What’s In Your Paella?

Ancient Roots

     Paella is a rice dish that has ancient roots. Its modern form originated in the mid-19th century in the area around the east coast of Spain adjacent to the city of Valencia.  Paella is also the name of the specialized shallow pan used for this dish.

     There’s not much of a consensus regarding how this delicious dish, perhaps Spain’s most famous, should be prepared. Also, what should, or shouldn’t go into it is an issue. The original recipes went from being relatively simple to including a wide variety of seafood, meat, sausage (including chorizo).

The Cooking Method

     The cooking method formerly involved a dish forged over open fires. This endowed it with all the advantages such cooking confers—crisp, flame-licked edges, smoke-tinged meat. But then paella became something that was made indoors in a restaurant setting. Today you can find the odd wood-fire holdout at rural Spanish restaurants, at family gatherings, and local festivals. It seems the heyday of the traditional vine-wood-fired paella has passed.

     To echo the woodsy taste formerly imparted by smoke, cooks will often toss in some smoked paprika or a few sprigs of rosemary (which appeared in many traditional paella recipes anyway). Sometimes cooks start their paellas on the stove and finish them over a wood-burning fire or grill.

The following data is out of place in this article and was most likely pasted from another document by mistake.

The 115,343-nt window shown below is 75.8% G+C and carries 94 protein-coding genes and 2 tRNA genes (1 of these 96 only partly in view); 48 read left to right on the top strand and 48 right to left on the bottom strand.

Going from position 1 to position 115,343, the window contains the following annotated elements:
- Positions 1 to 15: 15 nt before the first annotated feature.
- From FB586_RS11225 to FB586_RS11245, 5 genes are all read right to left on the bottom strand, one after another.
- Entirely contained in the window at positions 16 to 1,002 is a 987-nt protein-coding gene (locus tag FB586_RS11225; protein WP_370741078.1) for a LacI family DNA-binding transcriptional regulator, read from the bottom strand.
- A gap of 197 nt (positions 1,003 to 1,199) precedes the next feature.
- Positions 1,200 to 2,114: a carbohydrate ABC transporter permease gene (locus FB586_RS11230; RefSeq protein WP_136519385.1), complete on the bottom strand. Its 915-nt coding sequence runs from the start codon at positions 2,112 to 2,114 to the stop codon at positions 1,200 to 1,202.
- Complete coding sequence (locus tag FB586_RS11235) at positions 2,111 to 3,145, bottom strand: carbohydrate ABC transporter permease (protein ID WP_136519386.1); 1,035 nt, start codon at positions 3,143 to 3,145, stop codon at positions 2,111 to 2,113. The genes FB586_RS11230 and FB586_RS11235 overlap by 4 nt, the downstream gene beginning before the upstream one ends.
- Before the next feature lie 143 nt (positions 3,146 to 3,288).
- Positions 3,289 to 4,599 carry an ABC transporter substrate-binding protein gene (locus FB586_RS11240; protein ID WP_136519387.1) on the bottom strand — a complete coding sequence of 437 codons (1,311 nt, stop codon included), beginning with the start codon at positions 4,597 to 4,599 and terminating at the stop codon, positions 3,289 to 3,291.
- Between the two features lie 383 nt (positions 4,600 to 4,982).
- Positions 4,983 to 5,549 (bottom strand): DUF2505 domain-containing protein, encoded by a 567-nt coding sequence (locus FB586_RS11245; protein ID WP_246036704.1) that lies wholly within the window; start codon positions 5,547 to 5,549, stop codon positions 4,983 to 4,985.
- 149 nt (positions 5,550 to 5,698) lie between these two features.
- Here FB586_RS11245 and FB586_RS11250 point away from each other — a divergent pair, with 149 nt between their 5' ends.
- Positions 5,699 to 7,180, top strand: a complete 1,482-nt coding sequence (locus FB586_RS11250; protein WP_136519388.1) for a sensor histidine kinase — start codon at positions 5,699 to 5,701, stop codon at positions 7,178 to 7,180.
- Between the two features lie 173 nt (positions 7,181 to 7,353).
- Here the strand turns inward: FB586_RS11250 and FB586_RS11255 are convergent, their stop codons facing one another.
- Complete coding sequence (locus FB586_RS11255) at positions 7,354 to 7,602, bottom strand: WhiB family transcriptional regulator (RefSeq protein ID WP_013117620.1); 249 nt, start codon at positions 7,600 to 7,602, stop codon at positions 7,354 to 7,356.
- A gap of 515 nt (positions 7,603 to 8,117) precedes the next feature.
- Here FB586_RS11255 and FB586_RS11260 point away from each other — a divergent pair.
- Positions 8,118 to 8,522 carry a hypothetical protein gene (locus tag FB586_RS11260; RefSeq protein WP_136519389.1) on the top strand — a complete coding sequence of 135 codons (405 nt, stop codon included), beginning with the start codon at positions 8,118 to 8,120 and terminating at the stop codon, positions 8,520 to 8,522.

https://rmillerdinnerparty.com/recipes/paella-a-convivial-dish/     The longer it cooks, the darker and more intensely flavored the paella will be. Also indisputable is this: once you’ve stirred the rice with the stock, you leave it alone, uncovered. When the rice is cooked through, after 20 minutes or so, some cooks blast heat to the bottom of the pan. This creates a flavorful crust, called socarrat, on the bottom of the pan.

     Most Valencians seem to follow a well-thumbed script. The paella pan is set on the table and diners scoop up their portions with wooden spoons. You want to make sure to get plenty of pieces of burnished meat or vegetables and to scrape up some of the chewy, caramelized socarrat. The tradition is to start at the perimeter and work your way to the center. It’s a convivial way to eat, no matter what’s in your paella.

For recipe click on Paella.

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